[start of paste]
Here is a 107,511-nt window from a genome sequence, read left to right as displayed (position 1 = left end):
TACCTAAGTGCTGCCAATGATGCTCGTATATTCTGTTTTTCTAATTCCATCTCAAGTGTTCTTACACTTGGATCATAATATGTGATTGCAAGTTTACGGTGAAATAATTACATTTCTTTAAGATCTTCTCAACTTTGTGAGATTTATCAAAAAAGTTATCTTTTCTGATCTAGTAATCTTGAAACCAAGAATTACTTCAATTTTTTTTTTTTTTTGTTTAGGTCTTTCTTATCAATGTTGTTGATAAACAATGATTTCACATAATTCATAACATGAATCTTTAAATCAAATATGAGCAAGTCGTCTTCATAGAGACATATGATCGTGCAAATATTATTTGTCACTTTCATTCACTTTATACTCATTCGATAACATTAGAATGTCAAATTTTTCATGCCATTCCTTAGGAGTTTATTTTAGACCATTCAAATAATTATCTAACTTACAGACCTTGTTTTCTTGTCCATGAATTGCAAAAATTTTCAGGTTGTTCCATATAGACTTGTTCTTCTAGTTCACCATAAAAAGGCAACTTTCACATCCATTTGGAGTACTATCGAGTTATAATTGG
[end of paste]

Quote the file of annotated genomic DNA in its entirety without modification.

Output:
Here is a 107,511-nt window from a genome sequence, read left to right as displayed (position 1 = left end):
TACCTAAGTGCTGCCAATGATGCTCGTATATTCTGTTTTTCTAATTCCATCTCAAGTGTTCTTACACTTGGATCATAATATGTGATTGCAAGTTTACGGTGAAATAATTACATTTCTTTAAGATCTTCTCAACTTTGTGAGATTTATCAAAAAAGTTATCTTTTCTGATCTAGTAATCTTGAAACCAAGAATTACTTCAATTTTTTTTTTTTTTTGTTTAGGTCTTTCTTATCAATGTTGTTGATAAACAATGATTTCACATAATTCATAACATGAATCTTTAAATCAAATATGAGCAAGTCGTCTTCATAGAGACATATGATCGTGCAAATATTATTTGTCACTTTCATTCACTTTATACTCATTCGATAACATTAGAATGTCAAATTTTTCATGCCATTCCTTAGGAGTTTATTTTAGACCATTCAAATAATTATCTAACTTACAGACCTTGTTTTCTTGTCCATGAATTGCAAAAATTTTCAGGTTGTTCCATATAGACTTGTTCTTCTAGTTCACCATAAAAAGGCAACTTTCACATCCATTTGGAGTACTATCGAGTTATAATTGG